4K Blu-ray discs: BDA agrees standards for next-generation discs

According to 4K.com, "a more or less conclusive agreement" has been reached by the Blu-ray Disc Association (BDA) that paves the way for the first Ultra HD-capable releases as early as mid-2015.

It's thought the BDA will support three separate High Dynamic Range (HDR) technologies in its 4K Blu-rays, including specs from Dolby Vision and the HDR system being developed by Philips.

MORE: CES 2015 – BDA confirms preliminary spec for 4K Blu-ray discs

A joint HDR standard from Technicolor is also expected to be supported, along with the concept of "better pixels" that are designed to improve the picture quality of 4K resolution screens in future.

The discs themselves are also set to change, with a 66GB dual-layer and a 100GB triple-layer Blu-ray disc expected to become the medium. Video will be encoded with the h.265 HEVC codec.

Speaking to What Hi-Fi? at CES 2015, the BDA's Victor Matsuda said the data transfer speeds will prove a big advantage for discs over streaming 4K – as high as 108mbps (dual-layer) or 128mbps (triple-layer).

MORE: Ultra HD 4K Blu-ray spec is about "more than resolution"

That compares with the 15mbps that Netflix claims will be sufficient for streaming 4K content using an internet connection – and it's only a year ago Netflix was skeptical that 4K discs would emerge.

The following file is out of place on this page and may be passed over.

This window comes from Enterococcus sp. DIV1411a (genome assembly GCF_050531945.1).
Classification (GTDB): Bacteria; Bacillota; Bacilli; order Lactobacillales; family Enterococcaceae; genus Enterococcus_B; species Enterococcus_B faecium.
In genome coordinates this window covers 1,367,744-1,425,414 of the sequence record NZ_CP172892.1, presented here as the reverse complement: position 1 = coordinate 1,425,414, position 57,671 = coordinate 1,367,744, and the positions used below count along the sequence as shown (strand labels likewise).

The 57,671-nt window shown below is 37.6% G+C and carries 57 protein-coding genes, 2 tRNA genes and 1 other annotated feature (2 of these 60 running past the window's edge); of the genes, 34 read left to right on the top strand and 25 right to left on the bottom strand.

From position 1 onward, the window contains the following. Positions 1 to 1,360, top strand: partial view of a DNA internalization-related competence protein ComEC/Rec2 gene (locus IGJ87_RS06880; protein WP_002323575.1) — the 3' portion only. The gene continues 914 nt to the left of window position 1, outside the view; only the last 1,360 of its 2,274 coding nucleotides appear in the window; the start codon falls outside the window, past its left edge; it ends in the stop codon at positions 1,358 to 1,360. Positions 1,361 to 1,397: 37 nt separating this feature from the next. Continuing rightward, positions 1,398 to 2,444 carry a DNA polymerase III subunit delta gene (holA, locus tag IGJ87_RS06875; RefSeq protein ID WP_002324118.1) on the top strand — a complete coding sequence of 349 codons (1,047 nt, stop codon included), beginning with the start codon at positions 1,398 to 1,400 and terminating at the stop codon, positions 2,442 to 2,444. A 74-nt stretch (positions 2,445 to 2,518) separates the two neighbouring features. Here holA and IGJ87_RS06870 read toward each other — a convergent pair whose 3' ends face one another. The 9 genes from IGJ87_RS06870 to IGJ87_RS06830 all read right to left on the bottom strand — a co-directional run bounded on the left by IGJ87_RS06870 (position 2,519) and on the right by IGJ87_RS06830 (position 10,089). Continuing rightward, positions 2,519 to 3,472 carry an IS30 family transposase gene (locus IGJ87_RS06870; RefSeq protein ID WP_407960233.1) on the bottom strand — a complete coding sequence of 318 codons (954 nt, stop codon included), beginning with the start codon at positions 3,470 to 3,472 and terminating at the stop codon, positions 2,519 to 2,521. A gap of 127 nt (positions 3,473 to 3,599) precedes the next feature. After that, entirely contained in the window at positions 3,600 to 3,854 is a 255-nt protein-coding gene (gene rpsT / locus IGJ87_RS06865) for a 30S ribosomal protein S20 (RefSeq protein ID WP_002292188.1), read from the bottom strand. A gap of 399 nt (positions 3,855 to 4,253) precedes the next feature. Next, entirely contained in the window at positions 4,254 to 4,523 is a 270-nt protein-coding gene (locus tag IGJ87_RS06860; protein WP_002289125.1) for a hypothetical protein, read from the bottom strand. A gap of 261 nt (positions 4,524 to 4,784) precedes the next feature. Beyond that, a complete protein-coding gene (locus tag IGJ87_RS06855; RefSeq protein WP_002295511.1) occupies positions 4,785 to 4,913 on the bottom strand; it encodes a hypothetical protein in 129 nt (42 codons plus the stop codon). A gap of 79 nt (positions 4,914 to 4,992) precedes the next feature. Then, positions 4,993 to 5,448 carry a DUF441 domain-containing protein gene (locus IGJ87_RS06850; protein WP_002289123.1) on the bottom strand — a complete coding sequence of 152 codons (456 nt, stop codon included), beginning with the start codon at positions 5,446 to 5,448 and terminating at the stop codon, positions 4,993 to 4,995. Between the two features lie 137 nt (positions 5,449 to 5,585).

Matsuda also revealed that the colour bit depth is set to increase from 8-bits to 10-bits per channel, with Ultra HD Blu-ray discs able to support resolutions up to 3840 x 2160 at up to 60fps.

And let's not forget that new hardware capable of supporting 4K Blu-ray discs is also in the pipeline – Panasonic's prototype 4K Blu-ray player witnessed at CES 2015 (above) is just one example of that.

MORE: How to watch 4K content right now

[via 4K.com]

Pete was content editor on What Hi-Fi?, overseeing production and publication of digital content. In creating and curating feature articles for web and print consumption, he provided digital and editorial expertise and support to help reposition What Hi-Fi? as a ‘digital-first’ title; reflecting the contemporary media trends. He is now a senior content strategist.